On patrol in Bulawayo, Zimbabwe, during the shutdown. Photo: Zinyange AuntonyAFP/Getty Images

Zimbabweans protesting economic distress and high costs of living this week attempted to enforce a three-day national shutdown by blocking roads and pressuring businesses to close.

The government responded by blocking access to the internet. This comes just weeks after authorities in the Democratic Republic of the Congo blocked the internet to stop "fictitious" election results from spreading (perhaps they prefer to spread them themselves).

The latest: "Econet Wireless Zimbabwe Ltd., the country’s biggest mobile-phone operator, said Wednesday night it’s still blocking access to some social-media sites on government instructions," per Bloomberg.

The bigger picture: Axios Media Reporter Sara Fischer notes that internet censorship is a major concern ahead of general elections this year in Nigeria, Algeria, Senegal, Tunisia and Botswana.

  • Election-related social media shutdowns have been reported in Ethiopia, Chad, Uganda and elsewhere. In Ghana, which has a comparatively strong democracy, social media was blocked on election day in 2016.

What to watch: China's global influence could have a profound effect on internet freedom. Per Quartz, China "isn’t just tightening online controls at home but is becoming more brazen in exporting some of those techniques abroad" through "official training, providing technological infrastructure to authoritarian regimes, and insisting that international companies accept its content regulations even outside of China."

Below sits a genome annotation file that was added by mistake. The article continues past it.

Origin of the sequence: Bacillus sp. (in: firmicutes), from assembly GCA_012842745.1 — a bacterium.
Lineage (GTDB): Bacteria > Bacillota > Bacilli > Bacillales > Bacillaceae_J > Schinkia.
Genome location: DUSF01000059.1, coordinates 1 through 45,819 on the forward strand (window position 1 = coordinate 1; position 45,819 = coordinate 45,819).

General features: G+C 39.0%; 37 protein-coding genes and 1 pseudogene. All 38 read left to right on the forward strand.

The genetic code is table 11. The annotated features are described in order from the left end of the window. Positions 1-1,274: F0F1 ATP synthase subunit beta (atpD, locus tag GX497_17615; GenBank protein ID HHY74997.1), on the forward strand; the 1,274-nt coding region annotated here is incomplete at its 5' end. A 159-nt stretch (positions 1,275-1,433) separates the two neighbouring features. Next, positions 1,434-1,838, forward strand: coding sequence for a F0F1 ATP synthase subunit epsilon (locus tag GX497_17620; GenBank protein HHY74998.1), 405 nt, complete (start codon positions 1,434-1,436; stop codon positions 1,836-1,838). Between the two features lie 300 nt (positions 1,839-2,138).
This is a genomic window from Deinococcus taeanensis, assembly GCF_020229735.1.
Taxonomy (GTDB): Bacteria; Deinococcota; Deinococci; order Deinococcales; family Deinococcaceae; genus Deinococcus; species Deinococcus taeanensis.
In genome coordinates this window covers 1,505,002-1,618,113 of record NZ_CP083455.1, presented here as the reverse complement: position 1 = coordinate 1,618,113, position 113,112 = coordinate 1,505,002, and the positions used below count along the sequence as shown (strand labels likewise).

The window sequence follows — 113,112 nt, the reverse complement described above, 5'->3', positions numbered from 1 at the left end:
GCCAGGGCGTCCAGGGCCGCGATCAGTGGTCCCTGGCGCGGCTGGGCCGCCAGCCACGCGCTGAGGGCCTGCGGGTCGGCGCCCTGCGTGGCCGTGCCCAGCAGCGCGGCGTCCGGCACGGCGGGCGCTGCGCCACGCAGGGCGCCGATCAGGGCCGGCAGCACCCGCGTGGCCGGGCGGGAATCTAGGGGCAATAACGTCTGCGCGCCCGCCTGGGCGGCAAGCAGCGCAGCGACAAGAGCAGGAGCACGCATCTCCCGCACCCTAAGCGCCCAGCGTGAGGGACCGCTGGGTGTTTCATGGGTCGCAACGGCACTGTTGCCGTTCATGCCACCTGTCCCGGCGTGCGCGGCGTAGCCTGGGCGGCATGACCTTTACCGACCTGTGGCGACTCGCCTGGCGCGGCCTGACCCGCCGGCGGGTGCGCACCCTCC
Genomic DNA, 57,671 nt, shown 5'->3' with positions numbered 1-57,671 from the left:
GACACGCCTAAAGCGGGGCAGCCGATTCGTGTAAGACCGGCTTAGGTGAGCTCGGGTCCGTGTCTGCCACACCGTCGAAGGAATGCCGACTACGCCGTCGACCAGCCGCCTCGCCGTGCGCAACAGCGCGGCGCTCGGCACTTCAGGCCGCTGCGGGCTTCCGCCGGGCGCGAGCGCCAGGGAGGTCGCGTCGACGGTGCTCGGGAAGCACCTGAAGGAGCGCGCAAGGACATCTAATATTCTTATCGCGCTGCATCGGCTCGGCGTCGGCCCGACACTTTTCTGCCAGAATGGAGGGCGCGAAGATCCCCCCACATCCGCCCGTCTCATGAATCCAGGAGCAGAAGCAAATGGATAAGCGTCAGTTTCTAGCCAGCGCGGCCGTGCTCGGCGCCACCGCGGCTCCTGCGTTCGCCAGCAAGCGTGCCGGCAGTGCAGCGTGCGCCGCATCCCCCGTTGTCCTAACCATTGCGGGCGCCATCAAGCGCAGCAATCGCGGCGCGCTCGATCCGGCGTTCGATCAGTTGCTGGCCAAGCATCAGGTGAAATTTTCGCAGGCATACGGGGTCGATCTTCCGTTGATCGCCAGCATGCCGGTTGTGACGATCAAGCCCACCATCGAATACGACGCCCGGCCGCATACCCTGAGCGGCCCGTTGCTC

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WHO head: There will be no return to the "old normal" in near future

World Health Organization director-general Tedros Adhanom Ghebreyesus. Photo: Fabrice Coffrini/POOL/AFP via Getty Images

World Health Organization director-general Tedros Adhanom Ghebreyesus warned Monday that "there will be no return to the 'old normal' for the foreseeable future," but that there is a "roadmap" for struggling countries to get the virus under control.

Why it matters: A record 230,000 new cases of COVID-19 were reported to the WHO on Sunday, as total infections approach 13 million worldwide.

Updated 46 mins ago - Politics & Policy

Coronavirus dashboard

Illustration: Aïda Amer/Axios

  1. Global: Total confirmed cases as of 11 a.m. ET: 12,945,828 — Total deaths: 569,878 — Total recoveries — 7,147,807Map.
  2. U.S.: Total confirmed cases as of 11 a.m. ET: 3,308,165— Total deaths: 135,219 — Total recoveries: 1,006,326 — Total tested: 40,282,176Map.
  3. Public health: Houston public health system CEO says situation is "dire."
  4. Eduction: College fraternity houses could become hotbeds.
  5. 🎧 Podcast: PPE shortages strike again amid surge.
2 hours ago - Health

SPACs are the new IPOs

Illustration: Aïda Amer/Axios

Churchill Capital Corp. III has agreed to acquire health-cost management services provider MultiPlan at an initial enterprise value of $11 billion, as such deals continue to proliferate as alternatives to IPOs.

Why it matters: This is the largest special purpose acquisition company (SPAC) merger, and it also includes the largest private investment in public equity (PIPE) associated with a SPAC. Existing MultiPlan owners like Hellman & Friedman and General Atlantic will roll over more than 75% of their collective stake and own over 60% of the public company.